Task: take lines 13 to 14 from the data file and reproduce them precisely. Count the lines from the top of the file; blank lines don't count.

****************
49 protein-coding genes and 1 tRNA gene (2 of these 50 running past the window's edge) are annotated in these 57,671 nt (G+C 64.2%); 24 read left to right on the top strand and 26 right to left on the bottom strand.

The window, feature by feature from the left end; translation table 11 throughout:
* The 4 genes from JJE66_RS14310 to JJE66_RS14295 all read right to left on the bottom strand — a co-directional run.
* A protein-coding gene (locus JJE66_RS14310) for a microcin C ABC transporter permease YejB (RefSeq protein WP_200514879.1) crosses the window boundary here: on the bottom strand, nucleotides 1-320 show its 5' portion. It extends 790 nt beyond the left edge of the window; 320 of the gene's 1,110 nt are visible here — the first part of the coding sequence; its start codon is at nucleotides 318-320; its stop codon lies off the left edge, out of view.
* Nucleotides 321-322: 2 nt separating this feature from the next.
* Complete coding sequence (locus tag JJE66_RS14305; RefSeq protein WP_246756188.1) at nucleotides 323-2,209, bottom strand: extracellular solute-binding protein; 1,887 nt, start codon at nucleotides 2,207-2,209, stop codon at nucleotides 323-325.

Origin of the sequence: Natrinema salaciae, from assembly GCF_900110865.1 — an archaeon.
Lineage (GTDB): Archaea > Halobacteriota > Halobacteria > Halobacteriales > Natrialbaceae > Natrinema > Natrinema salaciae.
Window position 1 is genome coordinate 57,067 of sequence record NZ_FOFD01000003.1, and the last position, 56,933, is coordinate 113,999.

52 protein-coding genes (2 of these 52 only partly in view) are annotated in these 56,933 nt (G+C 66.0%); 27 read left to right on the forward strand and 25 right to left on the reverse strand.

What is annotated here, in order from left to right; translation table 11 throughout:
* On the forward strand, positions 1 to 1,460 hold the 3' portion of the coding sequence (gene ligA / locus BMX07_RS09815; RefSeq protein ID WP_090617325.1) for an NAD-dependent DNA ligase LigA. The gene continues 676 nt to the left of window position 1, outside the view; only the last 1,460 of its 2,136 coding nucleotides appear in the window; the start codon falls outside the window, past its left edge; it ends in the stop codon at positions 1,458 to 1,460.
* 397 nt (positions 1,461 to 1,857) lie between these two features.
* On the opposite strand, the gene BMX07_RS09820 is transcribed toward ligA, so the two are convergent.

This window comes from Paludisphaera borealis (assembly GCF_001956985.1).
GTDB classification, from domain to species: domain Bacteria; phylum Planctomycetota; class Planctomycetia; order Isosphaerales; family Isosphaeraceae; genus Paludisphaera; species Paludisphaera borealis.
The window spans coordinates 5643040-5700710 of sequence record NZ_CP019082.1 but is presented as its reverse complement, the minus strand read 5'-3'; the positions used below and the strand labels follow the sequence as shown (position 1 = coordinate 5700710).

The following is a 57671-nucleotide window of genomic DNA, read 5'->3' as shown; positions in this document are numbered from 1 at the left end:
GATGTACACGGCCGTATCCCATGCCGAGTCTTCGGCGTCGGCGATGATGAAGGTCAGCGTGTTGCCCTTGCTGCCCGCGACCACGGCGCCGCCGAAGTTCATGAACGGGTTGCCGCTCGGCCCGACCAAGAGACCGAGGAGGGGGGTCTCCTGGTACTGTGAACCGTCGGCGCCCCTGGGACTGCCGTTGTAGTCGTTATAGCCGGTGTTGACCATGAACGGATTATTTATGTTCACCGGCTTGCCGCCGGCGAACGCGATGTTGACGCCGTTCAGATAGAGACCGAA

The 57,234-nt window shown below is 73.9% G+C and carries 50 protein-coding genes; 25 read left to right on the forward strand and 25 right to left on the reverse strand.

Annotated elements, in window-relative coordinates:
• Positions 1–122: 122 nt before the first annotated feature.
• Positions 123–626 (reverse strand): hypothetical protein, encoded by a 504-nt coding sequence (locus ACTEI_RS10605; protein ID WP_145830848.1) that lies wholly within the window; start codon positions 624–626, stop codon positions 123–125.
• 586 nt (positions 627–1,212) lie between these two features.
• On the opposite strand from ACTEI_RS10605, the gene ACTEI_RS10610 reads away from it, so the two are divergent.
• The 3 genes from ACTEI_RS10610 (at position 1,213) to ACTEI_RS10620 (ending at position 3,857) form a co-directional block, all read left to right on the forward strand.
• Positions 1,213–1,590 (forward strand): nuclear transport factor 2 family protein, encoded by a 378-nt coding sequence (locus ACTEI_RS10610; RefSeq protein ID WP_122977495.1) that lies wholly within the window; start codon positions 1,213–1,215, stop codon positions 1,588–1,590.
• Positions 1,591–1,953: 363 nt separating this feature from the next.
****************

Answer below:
* 397 nt (positions 1,461 to 1,857) lie between these two features.
* On the opposite strand, the gene BMX07_RS09820 is transcribed toward ligA, so the two are convergent.